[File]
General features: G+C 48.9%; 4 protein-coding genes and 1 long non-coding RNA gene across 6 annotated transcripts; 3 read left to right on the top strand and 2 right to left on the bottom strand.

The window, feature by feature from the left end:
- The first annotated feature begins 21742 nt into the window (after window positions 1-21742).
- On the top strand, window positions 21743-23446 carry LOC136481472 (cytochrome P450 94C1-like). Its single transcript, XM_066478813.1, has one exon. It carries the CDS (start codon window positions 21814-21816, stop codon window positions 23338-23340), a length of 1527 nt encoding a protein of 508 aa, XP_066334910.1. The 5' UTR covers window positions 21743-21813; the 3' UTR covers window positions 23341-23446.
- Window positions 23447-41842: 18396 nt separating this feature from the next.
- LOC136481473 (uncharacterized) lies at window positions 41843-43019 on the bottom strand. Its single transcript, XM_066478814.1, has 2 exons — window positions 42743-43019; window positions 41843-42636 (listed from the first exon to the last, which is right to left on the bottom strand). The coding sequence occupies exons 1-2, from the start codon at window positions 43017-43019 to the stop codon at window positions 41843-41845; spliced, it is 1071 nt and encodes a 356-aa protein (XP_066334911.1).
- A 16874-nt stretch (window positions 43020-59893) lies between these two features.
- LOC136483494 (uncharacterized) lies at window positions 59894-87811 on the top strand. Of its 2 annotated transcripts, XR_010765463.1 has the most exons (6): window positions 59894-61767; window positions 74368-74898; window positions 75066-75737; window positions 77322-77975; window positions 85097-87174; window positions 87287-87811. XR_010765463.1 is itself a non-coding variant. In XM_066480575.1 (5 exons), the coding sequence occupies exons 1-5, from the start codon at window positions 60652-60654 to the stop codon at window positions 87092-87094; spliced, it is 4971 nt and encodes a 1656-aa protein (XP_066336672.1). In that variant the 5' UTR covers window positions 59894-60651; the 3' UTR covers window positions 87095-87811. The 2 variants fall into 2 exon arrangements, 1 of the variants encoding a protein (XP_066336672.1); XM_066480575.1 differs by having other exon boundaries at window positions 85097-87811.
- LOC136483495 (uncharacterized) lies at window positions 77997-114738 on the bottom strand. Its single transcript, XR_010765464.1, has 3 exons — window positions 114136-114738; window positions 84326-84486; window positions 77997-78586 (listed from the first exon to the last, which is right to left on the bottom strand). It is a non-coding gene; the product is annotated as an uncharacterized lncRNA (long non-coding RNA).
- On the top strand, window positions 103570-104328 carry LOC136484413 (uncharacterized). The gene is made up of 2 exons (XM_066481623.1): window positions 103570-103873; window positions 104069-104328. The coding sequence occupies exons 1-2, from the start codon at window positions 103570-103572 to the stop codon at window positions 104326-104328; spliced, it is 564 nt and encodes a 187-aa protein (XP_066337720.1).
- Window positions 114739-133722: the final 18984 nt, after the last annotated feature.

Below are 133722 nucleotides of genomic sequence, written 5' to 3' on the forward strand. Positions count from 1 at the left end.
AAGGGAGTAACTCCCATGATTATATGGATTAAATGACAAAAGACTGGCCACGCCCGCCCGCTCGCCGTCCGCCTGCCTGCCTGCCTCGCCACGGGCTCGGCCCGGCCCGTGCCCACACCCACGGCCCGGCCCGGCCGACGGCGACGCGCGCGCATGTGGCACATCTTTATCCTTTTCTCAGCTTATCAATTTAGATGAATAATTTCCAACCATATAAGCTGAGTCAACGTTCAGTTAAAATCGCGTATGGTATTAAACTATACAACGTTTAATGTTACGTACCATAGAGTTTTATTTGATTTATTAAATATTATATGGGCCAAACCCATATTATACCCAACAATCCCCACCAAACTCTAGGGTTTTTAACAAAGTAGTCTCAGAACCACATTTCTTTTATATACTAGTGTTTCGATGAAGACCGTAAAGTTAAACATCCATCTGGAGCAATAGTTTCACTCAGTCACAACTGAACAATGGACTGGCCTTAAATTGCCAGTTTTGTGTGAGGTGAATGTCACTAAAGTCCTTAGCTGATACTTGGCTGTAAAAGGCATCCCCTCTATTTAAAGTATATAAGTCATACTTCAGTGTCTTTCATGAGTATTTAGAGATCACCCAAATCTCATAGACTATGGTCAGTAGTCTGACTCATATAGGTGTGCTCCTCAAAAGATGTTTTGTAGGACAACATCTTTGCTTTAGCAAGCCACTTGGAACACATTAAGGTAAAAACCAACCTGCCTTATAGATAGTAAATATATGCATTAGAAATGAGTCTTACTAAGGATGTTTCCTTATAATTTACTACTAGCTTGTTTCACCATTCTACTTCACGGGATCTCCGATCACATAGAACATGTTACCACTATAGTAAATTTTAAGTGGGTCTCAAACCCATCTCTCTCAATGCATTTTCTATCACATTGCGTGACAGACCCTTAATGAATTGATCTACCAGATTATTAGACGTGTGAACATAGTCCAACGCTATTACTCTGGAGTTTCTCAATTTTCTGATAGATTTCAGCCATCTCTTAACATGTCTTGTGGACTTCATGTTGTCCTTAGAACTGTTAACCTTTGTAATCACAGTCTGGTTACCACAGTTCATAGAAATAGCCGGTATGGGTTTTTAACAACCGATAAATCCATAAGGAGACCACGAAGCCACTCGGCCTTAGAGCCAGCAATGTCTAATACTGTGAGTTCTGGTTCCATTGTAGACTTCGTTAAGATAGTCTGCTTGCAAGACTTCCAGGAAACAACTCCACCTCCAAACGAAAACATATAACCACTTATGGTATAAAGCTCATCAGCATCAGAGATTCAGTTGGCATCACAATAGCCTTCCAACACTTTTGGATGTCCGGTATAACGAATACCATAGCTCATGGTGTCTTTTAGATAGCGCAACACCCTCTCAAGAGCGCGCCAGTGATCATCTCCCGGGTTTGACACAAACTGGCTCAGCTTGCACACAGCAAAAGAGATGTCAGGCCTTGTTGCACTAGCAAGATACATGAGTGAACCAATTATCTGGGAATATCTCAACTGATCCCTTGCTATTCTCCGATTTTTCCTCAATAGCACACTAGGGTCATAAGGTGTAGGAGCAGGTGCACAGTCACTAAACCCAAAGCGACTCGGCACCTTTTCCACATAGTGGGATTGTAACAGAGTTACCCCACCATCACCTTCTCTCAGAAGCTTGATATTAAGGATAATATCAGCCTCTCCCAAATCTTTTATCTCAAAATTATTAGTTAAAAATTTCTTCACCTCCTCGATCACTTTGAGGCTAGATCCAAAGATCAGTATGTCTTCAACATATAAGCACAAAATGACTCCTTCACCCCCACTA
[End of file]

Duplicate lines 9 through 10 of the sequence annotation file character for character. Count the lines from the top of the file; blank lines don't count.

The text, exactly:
- LOC136483495 (uncharacterized) lies at window positions 77997-114738 on the bottom strand. Its single transcript, XR_010765464.1, has 3 exons — window positions 114136-114738; window positions 84326-84486; window positions 77997-78586 (listed from the first exon to the last, which is right to left on the bottom strand). It is a non-coding gene; the product is annotated as an uncharacterized lncRNA (long non-coding RNA).
- On the top strand, window positions 103570-104328 carry LOC136484413 (uncharacterized). The gene is made up of 2 exons (XM_066481623.1): window positions 103570-103873; window positions 104069-104328. The coding sequence occupies exons 1-2, from the start codon at window positions 103570-103572 to the stop codon at window positions 104326-104328; spliced, it is 564 nt and encodes a 187-aa protein (XP_066337720.1).